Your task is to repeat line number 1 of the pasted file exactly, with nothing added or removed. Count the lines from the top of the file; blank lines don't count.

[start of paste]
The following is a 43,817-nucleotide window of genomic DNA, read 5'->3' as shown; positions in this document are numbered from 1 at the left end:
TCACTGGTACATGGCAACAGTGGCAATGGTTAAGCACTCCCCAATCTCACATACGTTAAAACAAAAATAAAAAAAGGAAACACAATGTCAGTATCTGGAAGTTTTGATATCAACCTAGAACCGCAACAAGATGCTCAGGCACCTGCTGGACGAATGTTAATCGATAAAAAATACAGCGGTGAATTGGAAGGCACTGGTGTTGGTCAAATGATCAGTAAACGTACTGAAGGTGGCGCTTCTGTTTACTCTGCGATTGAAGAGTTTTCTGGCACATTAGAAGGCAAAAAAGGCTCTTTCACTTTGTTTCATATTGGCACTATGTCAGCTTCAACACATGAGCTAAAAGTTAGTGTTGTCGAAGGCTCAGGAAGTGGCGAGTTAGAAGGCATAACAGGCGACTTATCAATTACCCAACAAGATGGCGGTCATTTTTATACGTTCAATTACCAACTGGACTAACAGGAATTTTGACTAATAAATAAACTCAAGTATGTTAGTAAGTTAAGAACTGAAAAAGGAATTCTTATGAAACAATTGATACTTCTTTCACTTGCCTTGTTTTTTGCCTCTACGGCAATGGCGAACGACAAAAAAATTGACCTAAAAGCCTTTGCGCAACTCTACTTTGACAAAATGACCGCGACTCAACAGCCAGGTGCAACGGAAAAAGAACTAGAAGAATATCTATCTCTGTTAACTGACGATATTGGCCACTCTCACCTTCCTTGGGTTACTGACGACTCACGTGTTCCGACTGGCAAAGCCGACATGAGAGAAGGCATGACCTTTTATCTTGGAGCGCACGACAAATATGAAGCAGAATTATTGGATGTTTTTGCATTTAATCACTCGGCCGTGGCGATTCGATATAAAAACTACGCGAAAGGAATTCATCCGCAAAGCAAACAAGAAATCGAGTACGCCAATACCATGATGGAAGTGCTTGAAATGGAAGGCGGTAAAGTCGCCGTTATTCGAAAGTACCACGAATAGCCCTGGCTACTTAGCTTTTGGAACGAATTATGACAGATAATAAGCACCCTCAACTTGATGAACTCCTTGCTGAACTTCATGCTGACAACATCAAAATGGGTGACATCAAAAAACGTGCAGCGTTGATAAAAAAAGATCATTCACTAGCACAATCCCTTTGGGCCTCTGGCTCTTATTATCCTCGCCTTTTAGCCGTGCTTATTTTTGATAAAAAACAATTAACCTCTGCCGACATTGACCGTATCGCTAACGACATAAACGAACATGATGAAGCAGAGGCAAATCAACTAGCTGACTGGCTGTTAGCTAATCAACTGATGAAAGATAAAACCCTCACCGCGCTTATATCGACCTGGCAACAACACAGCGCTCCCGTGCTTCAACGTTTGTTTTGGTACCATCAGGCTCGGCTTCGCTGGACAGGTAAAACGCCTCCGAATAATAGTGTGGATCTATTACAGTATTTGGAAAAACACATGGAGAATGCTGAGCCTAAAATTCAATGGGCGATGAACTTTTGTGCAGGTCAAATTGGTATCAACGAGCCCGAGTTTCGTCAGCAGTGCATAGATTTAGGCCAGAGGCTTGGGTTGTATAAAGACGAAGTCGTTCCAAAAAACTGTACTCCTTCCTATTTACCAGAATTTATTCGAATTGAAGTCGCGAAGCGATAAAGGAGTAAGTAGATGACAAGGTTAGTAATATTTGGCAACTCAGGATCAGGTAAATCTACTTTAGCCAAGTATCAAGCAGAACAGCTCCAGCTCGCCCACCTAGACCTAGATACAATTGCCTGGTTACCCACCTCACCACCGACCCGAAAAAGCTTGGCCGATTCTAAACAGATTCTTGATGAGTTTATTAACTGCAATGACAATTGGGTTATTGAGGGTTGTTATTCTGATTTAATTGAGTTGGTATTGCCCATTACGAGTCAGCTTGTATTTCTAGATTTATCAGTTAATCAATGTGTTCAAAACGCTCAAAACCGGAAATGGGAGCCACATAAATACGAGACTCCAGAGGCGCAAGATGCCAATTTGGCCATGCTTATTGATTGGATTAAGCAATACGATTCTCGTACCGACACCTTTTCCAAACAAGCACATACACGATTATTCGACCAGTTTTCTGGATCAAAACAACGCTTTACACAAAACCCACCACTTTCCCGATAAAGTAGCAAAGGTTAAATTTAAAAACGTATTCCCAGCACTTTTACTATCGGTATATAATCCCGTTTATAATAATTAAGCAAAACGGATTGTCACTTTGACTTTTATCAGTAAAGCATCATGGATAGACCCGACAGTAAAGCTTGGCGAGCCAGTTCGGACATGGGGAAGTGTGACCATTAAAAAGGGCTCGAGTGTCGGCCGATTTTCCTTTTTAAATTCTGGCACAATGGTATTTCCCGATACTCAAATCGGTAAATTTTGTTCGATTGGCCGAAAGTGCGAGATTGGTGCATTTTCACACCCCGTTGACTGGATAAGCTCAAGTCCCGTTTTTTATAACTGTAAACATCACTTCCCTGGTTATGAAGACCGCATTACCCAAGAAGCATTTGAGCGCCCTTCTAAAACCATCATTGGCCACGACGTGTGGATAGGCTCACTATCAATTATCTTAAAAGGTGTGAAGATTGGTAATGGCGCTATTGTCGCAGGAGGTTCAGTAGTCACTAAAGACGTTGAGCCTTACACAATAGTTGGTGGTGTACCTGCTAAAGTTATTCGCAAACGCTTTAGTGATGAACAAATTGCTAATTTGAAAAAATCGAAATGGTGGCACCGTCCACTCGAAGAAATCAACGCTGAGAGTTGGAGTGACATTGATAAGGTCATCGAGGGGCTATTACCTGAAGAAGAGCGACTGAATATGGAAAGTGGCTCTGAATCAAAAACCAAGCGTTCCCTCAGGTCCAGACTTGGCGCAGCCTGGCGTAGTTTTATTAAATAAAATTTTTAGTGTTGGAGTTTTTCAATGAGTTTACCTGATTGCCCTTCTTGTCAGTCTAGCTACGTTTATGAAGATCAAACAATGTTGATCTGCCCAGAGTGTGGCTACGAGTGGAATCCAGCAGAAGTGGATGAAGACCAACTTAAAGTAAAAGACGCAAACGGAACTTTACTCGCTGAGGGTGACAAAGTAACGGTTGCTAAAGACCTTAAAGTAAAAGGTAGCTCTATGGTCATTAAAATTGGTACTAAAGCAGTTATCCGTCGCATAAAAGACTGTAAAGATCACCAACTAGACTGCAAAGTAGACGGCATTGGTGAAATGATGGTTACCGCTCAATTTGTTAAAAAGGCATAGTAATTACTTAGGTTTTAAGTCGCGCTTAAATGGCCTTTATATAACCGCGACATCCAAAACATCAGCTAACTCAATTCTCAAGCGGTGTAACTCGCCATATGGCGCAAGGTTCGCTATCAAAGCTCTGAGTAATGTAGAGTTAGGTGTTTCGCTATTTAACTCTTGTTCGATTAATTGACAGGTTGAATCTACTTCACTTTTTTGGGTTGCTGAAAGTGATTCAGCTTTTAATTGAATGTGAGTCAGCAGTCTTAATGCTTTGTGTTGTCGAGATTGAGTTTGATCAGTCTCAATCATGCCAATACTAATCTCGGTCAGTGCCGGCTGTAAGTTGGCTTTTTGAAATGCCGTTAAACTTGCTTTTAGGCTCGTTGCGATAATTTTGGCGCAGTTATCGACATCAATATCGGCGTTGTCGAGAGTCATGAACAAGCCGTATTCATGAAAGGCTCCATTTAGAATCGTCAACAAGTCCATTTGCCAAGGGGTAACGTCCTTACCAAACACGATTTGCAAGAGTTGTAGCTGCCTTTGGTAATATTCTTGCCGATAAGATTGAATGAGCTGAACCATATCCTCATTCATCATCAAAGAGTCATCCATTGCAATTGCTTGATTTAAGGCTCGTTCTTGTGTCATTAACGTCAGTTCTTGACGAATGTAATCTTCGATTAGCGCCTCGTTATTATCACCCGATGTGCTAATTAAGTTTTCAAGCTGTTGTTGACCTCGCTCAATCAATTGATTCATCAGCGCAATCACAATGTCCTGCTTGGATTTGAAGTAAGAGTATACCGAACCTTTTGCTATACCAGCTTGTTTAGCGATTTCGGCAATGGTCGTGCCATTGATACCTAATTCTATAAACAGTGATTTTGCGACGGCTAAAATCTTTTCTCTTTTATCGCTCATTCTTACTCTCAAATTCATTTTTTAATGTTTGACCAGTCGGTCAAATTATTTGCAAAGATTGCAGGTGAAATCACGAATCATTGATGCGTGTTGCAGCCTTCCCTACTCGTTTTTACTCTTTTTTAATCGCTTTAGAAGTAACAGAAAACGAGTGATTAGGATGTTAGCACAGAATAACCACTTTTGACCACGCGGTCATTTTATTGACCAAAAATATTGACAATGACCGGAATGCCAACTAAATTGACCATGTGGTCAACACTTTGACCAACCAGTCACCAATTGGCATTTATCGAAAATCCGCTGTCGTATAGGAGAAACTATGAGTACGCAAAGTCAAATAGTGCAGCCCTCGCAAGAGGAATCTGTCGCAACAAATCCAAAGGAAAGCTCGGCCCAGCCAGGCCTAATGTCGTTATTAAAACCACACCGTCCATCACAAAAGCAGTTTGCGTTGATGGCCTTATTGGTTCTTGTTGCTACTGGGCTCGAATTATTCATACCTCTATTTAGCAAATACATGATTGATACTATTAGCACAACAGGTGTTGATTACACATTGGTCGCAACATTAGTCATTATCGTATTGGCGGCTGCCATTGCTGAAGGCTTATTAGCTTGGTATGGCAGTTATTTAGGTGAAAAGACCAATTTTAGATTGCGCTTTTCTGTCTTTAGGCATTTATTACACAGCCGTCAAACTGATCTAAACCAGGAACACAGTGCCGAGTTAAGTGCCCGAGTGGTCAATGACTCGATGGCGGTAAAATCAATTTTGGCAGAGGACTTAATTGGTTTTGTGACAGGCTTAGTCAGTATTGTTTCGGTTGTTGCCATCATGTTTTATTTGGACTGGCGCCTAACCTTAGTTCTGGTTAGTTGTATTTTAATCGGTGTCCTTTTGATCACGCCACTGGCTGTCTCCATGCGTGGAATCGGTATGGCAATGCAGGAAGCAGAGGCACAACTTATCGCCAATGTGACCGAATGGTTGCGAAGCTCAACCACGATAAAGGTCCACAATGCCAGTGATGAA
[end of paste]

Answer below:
The following is a 43,817-nucleotide window of genomic DNA, read 5'->3' as shown; positions in this document are numbered from 1 at the left end: